Playlists have become the holy grail of artist placement. While there’s still a ton of value in everything from blog placements to radio to TV, there’s no doubt that right now playlists are just about the #1 thing on most artists’ minds. With artists’ careers seemingly changing overnight with inclusion on just the right playlist, it’s really no wonder that it’s become so desirable. But how do you actually get that coveted playlist spot? How can you increase your chances of being picked for a specific playlist?
Be open to smaller playlists
Most artists will recognize that there are a wealth of playlists out there, many curated by blogs, radio stations, influencers, and the like, and it’s important to recognize that while some are inevitably larger than others with more eyes (and ears!) on them, that’s no reason to discount the smaller ones. In fact, for a musician that’s still growing their fanbase, those smaller playlists are almost certainly going to be the best fit.
Think about it for a second. If you’re still growing your career and fanbase, it might be tempting to want to get on a huge playlist so you can instantly get in front of tons of new fans, feel that surge of validation, and in theory, skip all the difficult parts of building your career and just start getting attention. The only problem with that? It’s not how it works.
Now I’m not saying that as a growing artist you can’t or won’t get a major placement—it does happen and it can be career changing. But even if you get that larger placement (and that’s a big if) you’re not necessarily standing out or getting the same individual attention that you might had it been on a smaller playlist, with a diehard fan base for that specific blog/influencer. Try to remember that having a lot of ears on a playlist doesn’t always mean a lot of ears on you.
Also, on the topic of smaller playlists there is a lot of value in racking up song plays on them. It’ll serve you in the long run, especially if your goal is to get on larger playlists, to not only be on a lot of smaller ones and show that there truly is an interest in your music, but those smaller playlist spins will add up, and the higher your stream number, the more likely you are to attract more eyes, and opportunities.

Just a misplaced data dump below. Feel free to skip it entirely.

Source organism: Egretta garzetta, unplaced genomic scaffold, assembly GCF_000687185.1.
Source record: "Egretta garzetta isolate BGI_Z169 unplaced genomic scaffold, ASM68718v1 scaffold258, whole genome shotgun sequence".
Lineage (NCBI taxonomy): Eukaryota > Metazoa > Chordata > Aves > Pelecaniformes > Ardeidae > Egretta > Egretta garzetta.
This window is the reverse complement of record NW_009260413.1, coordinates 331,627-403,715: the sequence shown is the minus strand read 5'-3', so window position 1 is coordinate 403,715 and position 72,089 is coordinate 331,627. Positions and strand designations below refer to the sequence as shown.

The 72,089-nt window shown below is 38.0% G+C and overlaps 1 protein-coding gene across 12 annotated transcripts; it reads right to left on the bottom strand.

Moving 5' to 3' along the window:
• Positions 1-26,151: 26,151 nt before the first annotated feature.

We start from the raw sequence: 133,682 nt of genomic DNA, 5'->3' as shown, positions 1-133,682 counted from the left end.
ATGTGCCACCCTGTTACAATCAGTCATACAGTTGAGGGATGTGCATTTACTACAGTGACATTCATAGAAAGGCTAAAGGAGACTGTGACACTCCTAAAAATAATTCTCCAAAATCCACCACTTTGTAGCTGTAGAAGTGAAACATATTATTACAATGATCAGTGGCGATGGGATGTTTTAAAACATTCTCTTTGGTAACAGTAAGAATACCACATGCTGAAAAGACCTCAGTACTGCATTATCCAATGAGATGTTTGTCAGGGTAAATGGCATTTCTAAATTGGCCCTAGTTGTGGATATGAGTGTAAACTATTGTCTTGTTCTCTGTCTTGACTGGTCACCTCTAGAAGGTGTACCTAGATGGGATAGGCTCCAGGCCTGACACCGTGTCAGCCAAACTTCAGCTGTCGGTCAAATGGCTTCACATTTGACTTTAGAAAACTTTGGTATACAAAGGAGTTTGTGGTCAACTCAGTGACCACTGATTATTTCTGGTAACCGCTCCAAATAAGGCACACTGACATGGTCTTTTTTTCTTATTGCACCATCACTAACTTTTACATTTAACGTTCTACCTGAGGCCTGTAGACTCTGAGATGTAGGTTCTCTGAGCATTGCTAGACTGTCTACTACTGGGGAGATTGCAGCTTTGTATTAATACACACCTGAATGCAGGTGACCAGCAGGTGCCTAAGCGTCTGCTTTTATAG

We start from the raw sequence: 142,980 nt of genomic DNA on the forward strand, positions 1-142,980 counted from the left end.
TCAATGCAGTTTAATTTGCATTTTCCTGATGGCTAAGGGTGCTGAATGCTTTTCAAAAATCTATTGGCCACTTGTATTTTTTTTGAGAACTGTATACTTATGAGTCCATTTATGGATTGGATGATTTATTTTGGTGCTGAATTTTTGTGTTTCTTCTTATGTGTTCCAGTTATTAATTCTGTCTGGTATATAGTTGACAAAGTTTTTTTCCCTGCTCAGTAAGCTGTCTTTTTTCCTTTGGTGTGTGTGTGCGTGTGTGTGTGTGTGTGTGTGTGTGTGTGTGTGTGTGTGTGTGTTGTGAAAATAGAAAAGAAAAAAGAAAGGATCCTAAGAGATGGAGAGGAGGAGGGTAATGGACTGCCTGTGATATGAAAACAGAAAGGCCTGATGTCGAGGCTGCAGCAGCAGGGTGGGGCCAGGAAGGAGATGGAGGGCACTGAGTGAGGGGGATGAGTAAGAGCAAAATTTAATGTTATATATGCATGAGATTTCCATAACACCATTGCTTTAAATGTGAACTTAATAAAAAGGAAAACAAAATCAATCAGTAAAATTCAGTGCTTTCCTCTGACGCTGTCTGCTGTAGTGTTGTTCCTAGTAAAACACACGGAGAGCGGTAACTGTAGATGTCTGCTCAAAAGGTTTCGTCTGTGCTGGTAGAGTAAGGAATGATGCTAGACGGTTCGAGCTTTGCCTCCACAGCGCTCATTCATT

Make your own
If you’re having trouble getting on someone else’s playlist, or even if you just want a creative way to build relationships, start your own! It’s an excellent way to build up your network and forge connections, while getting more song plays and learning about the industry and the dynamics of playlist creation, curation, and promotion.
You can make the playlist anything you want, or even make multiple ones. It’s also totally ok to come up with an idea around the song you want to promote. For instance, if it’s a wicked summer jam then create a summer playlist and add in other local bands you either already have a relationship with, or want to forge one with, and be sure to send it to them and ask them to kindly share it around.
Or, you can get a lot more niche, which can actually really increase your chances of getting your song seen. For instance if your song mentions your home city of Detroit, you could make a playlist that features only songs that mention Detroit, or Michigan, or songs that mention cities.
Get creative and have fun with this—it’s a great gateway to bigger opportunities, and in the meantime, you’re creating SO many valuable connections.
Go outside the industry
Being so immersed in the music industry can mean it’s easy to forget that there are people who actually exist outside of it—and they’re making playlists too. It’s awesome to get on music industry specific playlists, but don’t forget to also think about the thousands of playlists that exist outside of that, that are run by authors or activists or bloggers in other niches, or just regular people who happen to love a very specific kind of music. Think about all the niche things your song relates to (if it mentions a city or product or the theme of it or the genre etc—just like you’d think of all this if you were looking to license it) and look for playlists that cater to that. A quick look around the platforms should inspire a few ideas.
Since there’s no specific benchmark to getting verified on streaming platforms, there’s really no reason not to do it. Doing so will mean you’re taken a lot more seriously, and it also opens new opportunities for connection.
Angela Mastrogiacomo is the founder and CEO of Muddy Paw PR. She loves baked goods, a good book, and hanging with her dog Sawyer.